There is a true person of no rank, who has six arms and three heads When she uses her full strength to cut, Mount Hua is split in two Her strength is like the ever-flowing water, Not caring about the coming of spring.
‘What I previously saw of words and phrases is one, two, three, four, five. Today what I see of phrases is also six, seven, eight, nine, ten. My junior fellow-practitioners, completely see this in that, completely see that in this. Making such an effort you can totally grasp one-flavor Zen through words and phrases.’ (Tenzokyokun)
I have had this open for a few days as I contemplate using another passage in a teaching. I could explain exactly what he is talking about, but if you really want to know, I suggest you listen to one of my classes on the subject.
‘The practice of virtuous or wise actions begins with our deciding what we will return to matter what life brings to our way – joy, happiness, sadness, sorrow , or sickness. Buddhist teachings call this “taking refuge.” A place of refuge is a place of security and sanctuary, but more than just a haven of safety, it is also where we find the strength and energy to support us in living a happy life.’ (Deep Hope)
‘The central most important quality of practice is that we do it bravely, without wavering. We cannot do it with a weak heart, full of hesitation; nor can we do it while being concerned with what is to the left or what is to the right, or with what others are doing or thinking, with our physical problems or with how we feel about things, or how insecure we might feel – if we pay attention to each and every thing that comes along, there is no way we can possibly encounter that true essence of mind, cut that root of life and death, or clarify the essence of what it really is to exist. Our training is not a scholarly study. We are not sitting toabsorb philosophical information. If we wanted to do that, we could go to college. We are not doing this for information, but to separate from that dualistically oriented mind. We have to completely throw all of that away or we cannot encounter directly that true root of our life energy.’ (The Path to Bodhidharma)
I should note that this passage comes in a chapter on sesshin; I don’t think it is necessary to be sitting sesshin to cultivate this kind of attitude, but it is definitely a helpful container for doing that. One thing I ponder, as I am sure many other teachers do, is how to stimulate this attitude out in the world.
Today I will be joining the Hebden Bridge sangha for a sit, well-being ceremony, dharma talk and discussion – the same as we were doing for a few months last year. I imagine it will be a time of reflecting back over the past year, and sharing how we all feel now. For want of a theme, on the basis of teaching from what is most alive for you (which was standard advice at Zen Center) I thought of the line from Kodo Sawaki that I posted a few days ago.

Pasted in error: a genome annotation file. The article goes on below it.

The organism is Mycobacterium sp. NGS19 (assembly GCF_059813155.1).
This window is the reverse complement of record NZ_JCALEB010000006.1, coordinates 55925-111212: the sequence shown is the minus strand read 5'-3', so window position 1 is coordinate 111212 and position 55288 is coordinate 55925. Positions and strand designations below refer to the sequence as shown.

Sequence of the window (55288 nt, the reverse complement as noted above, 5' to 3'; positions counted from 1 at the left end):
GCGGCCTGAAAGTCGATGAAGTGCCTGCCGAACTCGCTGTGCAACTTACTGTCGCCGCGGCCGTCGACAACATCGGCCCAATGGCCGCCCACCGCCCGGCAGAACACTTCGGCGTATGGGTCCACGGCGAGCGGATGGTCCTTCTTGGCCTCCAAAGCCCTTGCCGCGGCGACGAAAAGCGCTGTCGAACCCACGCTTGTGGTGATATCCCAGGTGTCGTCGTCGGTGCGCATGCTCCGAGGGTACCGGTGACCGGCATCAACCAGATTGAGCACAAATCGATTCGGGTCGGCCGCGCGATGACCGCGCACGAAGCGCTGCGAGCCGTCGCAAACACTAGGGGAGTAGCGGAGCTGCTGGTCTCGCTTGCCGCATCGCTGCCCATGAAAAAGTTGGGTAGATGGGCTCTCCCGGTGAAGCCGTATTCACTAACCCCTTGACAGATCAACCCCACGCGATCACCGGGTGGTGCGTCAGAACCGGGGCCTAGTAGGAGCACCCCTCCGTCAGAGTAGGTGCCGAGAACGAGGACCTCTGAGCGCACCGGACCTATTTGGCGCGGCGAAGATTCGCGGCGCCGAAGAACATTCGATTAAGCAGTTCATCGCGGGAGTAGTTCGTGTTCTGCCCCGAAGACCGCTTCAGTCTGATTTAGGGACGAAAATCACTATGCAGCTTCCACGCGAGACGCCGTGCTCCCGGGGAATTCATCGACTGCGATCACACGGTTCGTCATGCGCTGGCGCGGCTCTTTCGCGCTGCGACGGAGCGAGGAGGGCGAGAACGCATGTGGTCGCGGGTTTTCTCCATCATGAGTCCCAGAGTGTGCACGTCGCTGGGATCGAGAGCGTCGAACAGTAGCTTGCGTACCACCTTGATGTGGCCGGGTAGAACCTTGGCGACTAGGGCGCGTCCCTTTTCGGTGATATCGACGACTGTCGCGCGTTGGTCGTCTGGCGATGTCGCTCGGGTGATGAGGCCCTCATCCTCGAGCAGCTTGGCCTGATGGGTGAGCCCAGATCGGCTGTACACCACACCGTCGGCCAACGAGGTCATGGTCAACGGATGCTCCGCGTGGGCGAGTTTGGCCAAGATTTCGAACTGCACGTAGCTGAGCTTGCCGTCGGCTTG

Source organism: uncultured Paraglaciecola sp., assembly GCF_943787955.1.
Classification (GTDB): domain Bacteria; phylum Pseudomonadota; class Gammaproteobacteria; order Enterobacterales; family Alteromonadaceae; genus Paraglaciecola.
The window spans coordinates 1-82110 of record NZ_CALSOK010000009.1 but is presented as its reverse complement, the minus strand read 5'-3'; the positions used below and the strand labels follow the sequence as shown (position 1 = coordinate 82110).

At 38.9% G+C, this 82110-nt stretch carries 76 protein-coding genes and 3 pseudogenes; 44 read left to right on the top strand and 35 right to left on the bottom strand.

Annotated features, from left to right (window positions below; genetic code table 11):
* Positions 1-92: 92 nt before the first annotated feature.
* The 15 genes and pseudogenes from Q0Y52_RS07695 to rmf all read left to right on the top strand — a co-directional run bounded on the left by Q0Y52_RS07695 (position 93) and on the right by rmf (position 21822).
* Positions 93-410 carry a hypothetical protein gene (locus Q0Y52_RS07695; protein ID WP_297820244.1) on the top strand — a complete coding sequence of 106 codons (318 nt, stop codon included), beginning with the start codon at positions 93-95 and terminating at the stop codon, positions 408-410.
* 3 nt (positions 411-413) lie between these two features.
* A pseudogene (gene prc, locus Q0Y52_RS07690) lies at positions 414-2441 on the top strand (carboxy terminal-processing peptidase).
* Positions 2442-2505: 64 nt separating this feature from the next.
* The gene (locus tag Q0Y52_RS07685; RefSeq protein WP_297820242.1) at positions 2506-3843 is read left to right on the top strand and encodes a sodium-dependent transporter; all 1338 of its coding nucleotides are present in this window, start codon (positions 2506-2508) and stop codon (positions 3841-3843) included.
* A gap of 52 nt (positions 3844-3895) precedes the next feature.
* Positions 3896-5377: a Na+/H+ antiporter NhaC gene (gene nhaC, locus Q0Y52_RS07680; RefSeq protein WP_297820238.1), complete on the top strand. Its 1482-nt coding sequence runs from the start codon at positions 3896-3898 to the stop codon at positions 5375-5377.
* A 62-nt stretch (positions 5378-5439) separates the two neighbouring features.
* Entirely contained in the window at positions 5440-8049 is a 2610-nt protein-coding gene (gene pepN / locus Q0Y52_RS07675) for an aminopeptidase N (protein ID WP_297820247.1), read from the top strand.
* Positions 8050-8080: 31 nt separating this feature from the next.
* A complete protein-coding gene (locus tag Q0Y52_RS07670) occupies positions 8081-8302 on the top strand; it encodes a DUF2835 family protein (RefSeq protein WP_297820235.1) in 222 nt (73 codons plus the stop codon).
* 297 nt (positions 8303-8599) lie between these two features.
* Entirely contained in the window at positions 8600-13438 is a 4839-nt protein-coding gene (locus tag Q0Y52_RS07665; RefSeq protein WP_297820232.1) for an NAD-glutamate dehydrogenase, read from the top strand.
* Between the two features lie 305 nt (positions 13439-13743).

You can join if the time works for you – zazen is at 12:30 PST (or whatever it is called in summertime, since the clocks have gone forward here, but not there – and typing that out reminded me that I would have logged on an hour early if I hadn’t thought about it), and the talk will be around 1:10. Zoom link is here.
‘Buddhas are those who have comprehended and completed things in the realm of sentient beings; sentient beings are those who have not comprehended and completed things in the realm of buddhas. If you want to attain Oneness, just give up both buddhas and sentient beings at once: then there is no “comprehended and completed”or “not comprehended and completed.”‘ (Swampland Flowers)
When I read Dogen, I hear distinct echoes of this earlier work.
‘When silence is intentionally used to understand ourselves, then it will reveal many secrets to us. I see silence in this respect as being compassionate, because it does tell me the truth and it calls me to do the work of holding space for that truth, which is the work of spiritual transformation.’ (Love andRage)
I often ask, in my meditation sessions, what arises in the silence? The first step is to pay attention to it, to allow it room; the second step is to respond to what it tells us.
Whether in clear weather
Or under clouds,
Mount Fuji is beautiful
Her shape does not change.
A different version of a poem previously posted.
‘Once you start paying attention to it, you notice that at least 80 percent of your waking life amounts to being jerked around by karma. Once you learn to recognize what it is, it’s very useful to work with that.’ (from the Rethinking Religion blog)
I came across this blog while I was trying to find the exchange I used in this post, and found some good thoughts in there.
‘First, at first we think that being present is exhausting. We have this limited amount of focus. We can do it for a while, and then we have to take a break. Take some breaths, or return to our stream of thoughts. Or, we have to have quiet or a controlled environment to connect with and feel this full and tautness we get from class and our practice.
I would like to challenge the idea that being present is exhausting. A big shift for many of us comes when we discover that being present fills us up with energy. As if the present moment blows us up like a balloon. We find that focusing on it fills us up. We find this present moment fills up our bodies, creates this internal momentum we have discovered in the standing/sitting.
So, instead of the present moment being something we go to at times and then go back to normal, instead of ki being something we get sometimes, it is the base of our experience. It is where we return to. This momentum is not something we cultivate but something always there, always our basic experience.’ (from Zen Embodiment)
Another nice observation from Corey.